Workshops at Taronga Western Plains Zoo Dubbo
Dreaming stories are an integral part of Aboriginal culture and Indigenous Australians are pioneers of sustainable land use. In this workshop, students will learn about the importance of animals and Dreaming stories to Aboriginal people, their culture and their connection to Country.
During this workshop, students have the opportunity to get up close to a range of native Australian animals and learn about their needs for survival. Students will discover some of their amazing structural and behaviour features and how these adaptations help them to survive throughout their life.
Just by exploring living things in our local environment, we can learn so much. During this workshop students will meet a range of local native Australian animals and collect and identify garden invertebrates. Students will learn how different places provide for the needs of living things and how they can help by creating habitat for wildlife.
This workshop is a unique, guided walking tour of the Taronga Western Plains Zoo site. Students will engage with Dreaming stories and cultural learnings while highlighting the strong connections between Aboriginal people and the natural world.
In this workshop students will meet a range of Australian animals and compare their life cycles. They will discover how they can support the various needs of animals as they move through the different stages of their life cycle.
In this workshop students will examine the unique features of Australian and Sumatran habitats and meet some animals that depend on these environments. Students will discover the ways people value and conserve environments, including Aboriginal and Torres Strait Islander Peoples. They will learn how their everyday consumer choices impact critical environments across the globe. While in grounds, a visit to the Wild Asian Wetlands is valuable to reinforce the concepts discussed in this workshop.
When designing zoo exhibits, Taronga aims to reproduce each animals natural environment. In this workshop students will learn about how the behavioural and physiological needs of an animal are the primary consideration in designing their exhibit. They will examine how animal welfare, enrichment, keeper safety, budget, visitor engagement and sustainability also significantly inform the design process and discover the range of styles that characterise modern exhibit design.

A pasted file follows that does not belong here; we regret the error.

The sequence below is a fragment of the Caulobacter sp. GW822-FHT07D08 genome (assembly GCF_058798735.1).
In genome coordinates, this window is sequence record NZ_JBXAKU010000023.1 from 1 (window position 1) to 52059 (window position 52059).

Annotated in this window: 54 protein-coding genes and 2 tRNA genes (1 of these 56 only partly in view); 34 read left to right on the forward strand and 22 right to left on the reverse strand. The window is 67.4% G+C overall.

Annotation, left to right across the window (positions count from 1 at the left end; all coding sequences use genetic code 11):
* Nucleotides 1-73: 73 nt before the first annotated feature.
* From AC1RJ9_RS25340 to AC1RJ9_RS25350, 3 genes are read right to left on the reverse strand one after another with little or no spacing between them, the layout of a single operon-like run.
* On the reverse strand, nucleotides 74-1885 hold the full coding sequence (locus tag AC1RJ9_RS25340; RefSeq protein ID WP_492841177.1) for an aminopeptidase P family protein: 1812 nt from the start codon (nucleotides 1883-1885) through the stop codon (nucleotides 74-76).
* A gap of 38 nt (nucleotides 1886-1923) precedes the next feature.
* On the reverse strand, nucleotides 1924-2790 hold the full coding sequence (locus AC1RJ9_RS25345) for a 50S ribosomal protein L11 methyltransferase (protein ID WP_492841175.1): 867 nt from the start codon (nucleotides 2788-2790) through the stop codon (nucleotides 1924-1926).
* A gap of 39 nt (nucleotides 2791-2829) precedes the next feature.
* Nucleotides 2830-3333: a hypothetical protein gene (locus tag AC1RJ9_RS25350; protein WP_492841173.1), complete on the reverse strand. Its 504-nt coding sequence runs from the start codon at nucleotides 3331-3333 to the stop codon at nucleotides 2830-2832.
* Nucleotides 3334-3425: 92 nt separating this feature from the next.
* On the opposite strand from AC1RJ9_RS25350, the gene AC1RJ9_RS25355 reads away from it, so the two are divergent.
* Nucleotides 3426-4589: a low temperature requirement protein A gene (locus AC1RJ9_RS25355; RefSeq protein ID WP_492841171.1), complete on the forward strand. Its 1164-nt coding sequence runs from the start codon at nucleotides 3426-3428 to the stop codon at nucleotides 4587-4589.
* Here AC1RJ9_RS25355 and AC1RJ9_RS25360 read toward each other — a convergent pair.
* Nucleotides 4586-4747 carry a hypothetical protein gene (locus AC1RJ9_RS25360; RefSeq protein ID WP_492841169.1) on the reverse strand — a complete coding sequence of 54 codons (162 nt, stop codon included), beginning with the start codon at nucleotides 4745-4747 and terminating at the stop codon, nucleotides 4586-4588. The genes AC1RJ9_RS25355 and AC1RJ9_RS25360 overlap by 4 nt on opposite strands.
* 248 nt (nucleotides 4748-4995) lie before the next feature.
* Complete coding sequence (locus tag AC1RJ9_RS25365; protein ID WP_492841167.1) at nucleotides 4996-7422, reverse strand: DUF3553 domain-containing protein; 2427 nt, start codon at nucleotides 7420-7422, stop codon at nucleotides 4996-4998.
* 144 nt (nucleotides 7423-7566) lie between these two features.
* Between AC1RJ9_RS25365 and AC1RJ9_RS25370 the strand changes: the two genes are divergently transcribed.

Populations of organisms do not remain constant; the number of individuals can increase and decrease over time. Predator and prey relationships contribute to these changes.
In this workshop students will explore the classification system used to identify animals and reasons for classifying organisms. They will meet some amazing native animals and develop their ability to group living organisms according to a variety of common features. Each animal’s structural and behavioural adaptations will be discussed and how they help the species survive in the harsh Australian environment.
In this workshop students will develop an appreciation of the causes, consequences and management of deforestation taking place in Australia and Sumatra. They will examine how differing worldviews influence the importance people place on natural habitats and the environmental management strategies used in each country. They will feel empowered as they discover ways individuals can contribute to sustainability.
In this workshop students will engage with live animals to understand biological diversity and how it is achieved through Natural Selection. They will discuss examples of evidence that support evolution. Students will discover how adaptations increase an organism’s chance of survival and will explore the impacts that selection pressures have on population dynamics.
In this workshop students will explore how biodiversity is achieved through reproduction and heredity. Students will investigate a variety of reproductive methods and the influence of environmental factors on reproductive success and inheritance patterns. Students will learn how Taronga’s use of contemporary genetic research and reproductive technologies are helping ensure the conservation of many iconic species.